Branding of Political Candidates, their Identities and their Tribes
And how political candidates can ensure their identities don’t get in the way of success
Whether we are talking about a local election for a school board seat or an individual running for Congress, the same goals seem to apply. One of the primary objectives is to stand out from the competition, both visually and philosophically – giving the public a chance to learn who you are and what you’re about.
In most cases, this begins with a candidate’s logo. It serves as a visual representation of not only the candidate but also the people that the candidate hopes to align himself with.
Think about it, when people put an Apple logo on their car, they are not doing it to help promote apple computers, instead, they are saying something about themselves. They are saying that I belong to this tribe, and I want everyone to know about it.
The same goes with political advertising, and the attempt to gather a tribe of like-minded believers – believers that will plant your sign in their yard, or slap your sticker on their car and say, this is my candidate and we stand together.
From a branding standpoint, I would be the first to say that a logo is often just window dressing for what really matters, particularly when it comes to forming emotional connections with those you are trying to connect with. But when it comes to politics, it can be a badge of honor goes much deeper than just a visual reminder.
But before we talk about the good, the bad, and the ugly of political logos, we have to first figure out a few things, like who we are and who it is we are trying to connect with. If these basic questions aren’t answered first, then the greatest logo in the world will eventually fail to do its job.
When it comes to politics, the who are we question will eventually answer the who it is we are trying to reach, but having an understanding of what motivates our base will help form messaging that resonates and inspires.
One of the first steps is to clearly define the problems you seek to address. The second is to provide solutions on how to address them. Sounds simple enough, but far too often politicians fail to do just that, whether it’s based on fear of overpromising, fear of offending one group over another, or the fear of admitting they really don’t have an answer at all.
Building a strong platform that defines who you are and those you hope to serve is better left to political strategists, but communicating your message should always genuine and straightforward – ensuring that your messaging always reflects back to the promise behind your brand.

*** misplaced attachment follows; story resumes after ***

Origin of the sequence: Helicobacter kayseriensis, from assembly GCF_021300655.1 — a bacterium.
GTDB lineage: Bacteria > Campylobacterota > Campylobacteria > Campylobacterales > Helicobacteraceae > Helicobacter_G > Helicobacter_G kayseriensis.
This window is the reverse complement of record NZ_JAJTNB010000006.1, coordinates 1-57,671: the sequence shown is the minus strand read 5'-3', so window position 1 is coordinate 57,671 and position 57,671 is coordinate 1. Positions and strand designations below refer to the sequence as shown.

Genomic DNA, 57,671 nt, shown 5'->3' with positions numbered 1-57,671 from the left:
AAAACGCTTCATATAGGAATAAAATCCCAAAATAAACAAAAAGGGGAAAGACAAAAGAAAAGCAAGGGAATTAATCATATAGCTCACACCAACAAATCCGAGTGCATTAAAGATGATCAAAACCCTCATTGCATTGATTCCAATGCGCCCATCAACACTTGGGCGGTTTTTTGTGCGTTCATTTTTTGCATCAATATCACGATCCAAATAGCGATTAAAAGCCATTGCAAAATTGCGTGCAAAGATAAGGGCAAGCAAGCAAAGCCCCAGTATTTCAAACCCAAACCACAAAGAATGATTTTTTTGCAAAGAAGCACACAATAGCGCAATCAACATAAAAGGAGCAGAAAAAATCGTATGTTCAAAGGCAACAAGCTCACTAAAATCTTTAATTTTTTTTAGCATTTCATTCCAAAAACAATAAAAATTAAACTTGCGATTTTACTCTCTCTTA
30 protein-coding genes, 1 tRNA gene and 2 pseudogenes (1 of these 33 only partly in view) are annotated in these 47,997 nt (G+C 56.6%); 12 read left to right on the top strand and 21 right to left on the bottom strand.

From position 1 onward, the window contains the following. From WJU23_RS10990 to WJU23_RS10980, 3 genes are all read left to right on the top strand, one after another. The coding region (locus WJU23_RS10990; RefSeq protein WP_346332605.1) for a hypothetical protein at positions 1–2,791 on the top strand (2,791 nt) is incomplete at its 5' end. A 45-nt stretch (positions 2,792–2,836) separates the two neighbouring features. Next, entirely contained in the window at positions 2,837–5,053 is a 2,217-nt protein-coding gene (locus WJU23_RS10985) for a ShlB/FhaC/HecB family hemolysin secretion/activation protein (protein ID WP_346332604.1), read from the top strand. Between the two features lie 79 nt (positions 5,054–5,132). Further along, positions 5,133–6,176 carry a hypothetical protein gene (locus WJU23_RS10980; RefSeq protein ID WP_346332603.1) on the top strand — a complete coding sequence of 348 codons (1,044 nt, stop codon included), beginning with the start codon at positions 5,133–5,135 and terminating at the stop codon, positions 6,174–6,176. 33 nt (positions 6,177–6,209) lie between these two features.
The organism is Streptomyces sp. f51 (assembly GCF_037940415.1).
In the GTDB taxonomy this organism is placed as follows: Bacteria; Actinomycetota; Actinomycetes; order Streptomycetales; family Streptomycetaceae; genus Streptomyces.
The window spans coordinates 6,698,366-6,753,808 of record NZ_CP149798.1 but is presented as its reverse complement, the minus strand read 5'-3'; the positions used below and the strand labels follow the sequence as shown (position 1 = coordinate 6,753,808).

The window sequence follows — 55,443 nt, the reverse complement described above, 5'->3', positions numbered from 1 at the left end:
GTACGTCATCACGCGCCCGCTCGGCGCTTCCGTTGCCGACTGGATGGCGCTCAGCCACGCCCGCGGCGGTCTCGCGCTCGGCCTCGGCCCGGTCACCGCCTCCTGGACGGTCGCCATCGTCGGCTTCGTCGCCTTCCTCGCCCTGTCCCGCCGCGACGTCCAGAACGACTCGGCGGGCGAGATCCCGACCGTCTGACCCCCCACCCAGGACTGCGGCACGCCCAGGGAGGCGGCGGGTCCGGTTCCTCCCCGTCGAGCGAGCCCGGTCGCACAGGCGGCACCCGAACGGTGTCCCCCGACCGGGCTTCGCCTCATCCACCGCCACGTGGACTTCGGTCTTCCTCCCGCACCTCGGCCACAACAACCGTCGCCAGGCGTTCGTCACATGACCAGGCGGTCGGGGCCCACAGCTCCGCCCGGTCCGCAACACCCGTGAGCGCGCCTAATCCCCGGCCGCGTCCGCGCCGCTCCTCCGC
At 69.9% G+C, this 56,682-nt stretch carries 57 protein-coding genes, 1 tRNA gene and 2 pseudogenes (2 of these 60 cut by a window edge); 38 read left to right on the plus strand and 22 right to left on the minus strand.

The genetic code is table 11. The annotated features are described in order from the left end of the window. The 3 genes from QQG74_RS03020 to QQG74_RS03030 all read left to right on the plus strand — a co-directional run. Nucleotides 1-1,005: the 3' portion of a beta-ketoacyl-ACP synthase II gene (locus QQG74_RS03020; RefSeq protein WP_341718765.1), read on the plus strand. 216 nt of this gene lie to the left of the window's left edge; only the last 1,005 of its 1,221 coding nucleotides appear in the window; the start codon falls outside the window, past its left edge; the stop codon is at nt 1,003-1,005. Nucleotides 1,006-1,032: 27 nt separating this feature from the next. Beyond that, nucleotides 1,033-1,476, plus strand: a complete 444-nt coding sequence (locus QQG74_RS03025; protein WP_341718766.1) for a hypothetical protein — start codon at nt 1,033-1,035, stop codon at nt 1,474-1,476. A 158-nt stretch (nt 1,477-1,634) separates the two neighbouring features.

Once you have this figured out, you can then begin to think about what visuals will best support your message and how to use them to connect with your tribe.
One look at the present Democratic field of presidential contenders, and it is clear to see the battle for differentiation, with each trying to not only stand out, but also define their unique positions and beliefs.
For most, the go-to move is to pull from the stars and stripes palate, and while there is nothing wrong with being patriotic, a bit of originality can provide huge dividends.
That being said, going too far off the reservation can lead to confusion and perceptions of being unqualified. Let’s face it, most people like a sense of stability in their candidates. The key is to find a balance while having a good understanding of those you are trying to reach.
This is where personality comes in to play, and not just political ideology. Carefully chosen colors, along with the right typeface can often evoke a candidate’s character and voice. Are they more folksy and approachable, or do they present themselves with an air of seriousness to get the job done? Does their image alone make you feel connected and inspired?
Remember, having a great image with no substance behind it won’t get you very far. But when your not there to speak for yourself, it’s vital that your image helps promote your unique brand and not look just like everyone else’s.
Just like with any business, product or service, a candidate’s identity should reflect back on their promise at all times, as it works to build both awareness and name recognition.
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